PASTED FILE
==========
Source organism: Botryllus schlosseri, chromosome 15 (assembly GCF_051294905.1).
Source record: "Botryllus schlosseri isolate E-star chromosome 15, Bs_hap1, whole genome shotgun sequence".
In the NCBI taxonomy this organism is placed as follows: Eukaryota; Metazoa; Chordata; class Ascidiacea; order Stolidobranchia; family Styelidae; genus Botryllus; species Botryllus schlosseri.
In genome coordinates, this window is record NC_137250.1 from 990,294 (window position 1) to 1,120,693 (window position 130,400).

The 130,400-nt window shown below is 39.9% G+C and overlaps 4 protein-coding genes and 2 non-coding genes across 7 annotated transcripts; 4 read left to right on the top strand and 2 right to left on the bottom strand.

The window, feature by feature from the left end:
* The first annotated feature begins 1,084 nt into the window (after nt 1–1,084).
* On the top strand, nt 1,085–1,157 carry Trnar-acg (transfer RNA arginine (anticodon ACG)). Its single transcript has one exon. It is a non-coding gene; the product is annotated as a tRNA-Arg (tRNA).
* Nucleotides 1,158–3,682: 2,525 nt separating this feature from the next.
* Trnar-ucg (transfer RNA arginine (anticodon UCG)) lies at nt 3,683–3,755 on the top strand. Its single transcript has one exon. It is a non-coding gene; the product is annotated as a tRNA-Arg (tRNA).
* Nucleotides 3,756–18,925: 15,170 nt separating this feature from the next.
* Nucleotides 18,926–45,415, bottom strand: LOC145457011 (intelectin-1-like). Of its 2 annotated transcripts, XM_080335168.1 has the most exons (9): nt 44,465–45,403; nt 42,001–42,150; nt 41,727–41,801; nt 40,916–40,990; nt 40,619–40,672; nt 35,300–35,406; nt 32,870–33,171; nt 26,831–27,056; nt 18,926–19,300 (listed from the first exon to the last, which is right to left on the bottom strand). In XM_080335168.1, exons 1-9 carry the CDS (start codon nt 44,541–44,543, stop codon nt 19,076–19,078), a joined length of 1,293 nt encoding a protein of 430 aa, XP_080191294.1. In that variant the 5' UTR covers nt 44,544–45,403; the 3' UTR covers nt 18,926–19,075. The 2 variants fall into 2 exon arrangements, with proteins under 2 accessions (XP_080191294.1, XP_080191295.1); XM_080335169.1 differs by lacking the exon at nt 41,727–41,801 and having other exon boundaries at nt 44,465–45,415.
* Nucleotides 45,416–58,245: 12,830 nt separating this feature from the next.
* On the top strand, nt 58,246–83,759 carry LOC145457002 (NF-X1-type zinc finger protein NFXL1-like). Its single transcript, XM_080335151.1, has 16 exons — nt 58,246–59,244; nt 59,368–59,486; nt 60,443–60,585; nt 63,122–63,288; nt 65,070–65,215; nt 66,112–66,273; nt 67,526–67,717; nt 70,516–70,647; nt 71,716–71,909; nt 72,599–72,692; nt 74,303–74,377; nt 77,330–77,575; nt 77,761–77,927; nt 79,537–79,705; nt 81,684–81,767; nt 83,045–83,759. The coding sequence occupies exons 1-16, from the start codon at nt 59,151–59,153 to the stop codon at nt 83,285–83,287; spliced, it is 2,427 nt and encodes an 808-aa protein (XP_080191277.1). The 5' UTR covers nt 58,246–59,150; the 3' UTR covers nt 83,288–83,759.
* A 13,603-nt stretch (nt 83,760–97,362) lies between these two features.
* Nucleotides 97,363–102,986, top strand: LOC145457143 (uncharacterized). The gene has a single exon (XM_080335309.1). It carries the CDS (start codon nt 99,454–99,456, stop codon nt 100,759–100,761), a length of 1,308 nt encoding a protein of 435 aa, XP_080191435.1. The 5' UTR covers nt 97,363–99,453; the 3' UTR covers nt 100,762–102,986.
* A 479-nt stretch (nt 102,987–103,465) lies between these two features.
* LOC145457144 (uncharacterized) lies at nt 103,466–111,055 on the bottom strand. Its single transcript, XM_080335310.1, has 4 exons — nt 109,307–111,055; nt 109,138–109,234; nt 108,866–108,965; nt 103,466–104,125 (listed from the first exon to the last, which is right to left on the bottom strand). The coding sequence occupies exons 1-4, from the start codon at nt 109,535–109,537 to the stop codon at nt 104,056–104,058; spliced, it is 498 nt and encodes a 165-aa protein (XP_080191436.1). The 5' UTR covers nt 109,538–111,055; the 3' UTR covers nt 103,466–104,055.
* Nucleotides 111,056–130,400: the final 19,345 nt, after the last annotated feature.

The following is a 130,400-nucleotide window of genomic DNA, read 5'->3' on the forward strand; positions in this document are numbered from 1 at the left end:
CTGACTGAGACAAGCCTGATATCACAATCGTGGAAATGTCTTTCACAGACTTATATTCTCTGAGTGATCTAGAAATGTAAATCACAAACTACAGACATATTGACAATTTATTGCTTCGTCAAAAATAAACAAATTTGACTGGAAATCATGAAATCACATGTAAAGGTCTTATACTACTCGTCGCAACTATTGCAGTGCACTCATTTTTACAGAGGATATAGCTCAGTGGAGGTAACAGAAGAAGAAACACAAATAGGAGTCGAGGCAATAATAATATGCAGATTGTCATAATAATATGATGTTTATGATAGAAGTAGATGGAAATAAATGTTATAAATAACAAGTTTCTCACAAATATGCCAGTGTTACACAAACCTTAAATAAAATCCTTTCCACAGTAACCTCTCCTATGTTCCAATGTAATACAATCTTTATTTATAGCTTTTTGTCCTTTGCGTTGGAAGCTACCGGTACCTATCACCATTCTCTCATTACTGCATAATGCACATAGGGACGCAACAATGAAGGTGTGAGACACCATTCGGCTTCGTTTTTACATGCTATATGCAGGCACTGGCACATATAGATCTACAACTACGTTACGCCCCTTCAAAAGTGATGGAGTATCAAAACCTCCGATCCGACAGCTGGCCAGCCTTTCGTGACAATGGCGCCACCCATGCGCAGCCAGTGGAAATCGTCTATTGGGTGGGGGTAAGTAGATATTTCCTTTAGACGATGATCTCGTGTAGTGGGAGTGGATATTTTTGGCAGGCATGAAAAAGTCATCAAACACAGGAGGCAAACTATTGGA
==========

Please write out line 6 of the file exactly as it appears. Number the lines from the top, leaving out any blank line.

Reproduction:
The window, feature by feature from the left end: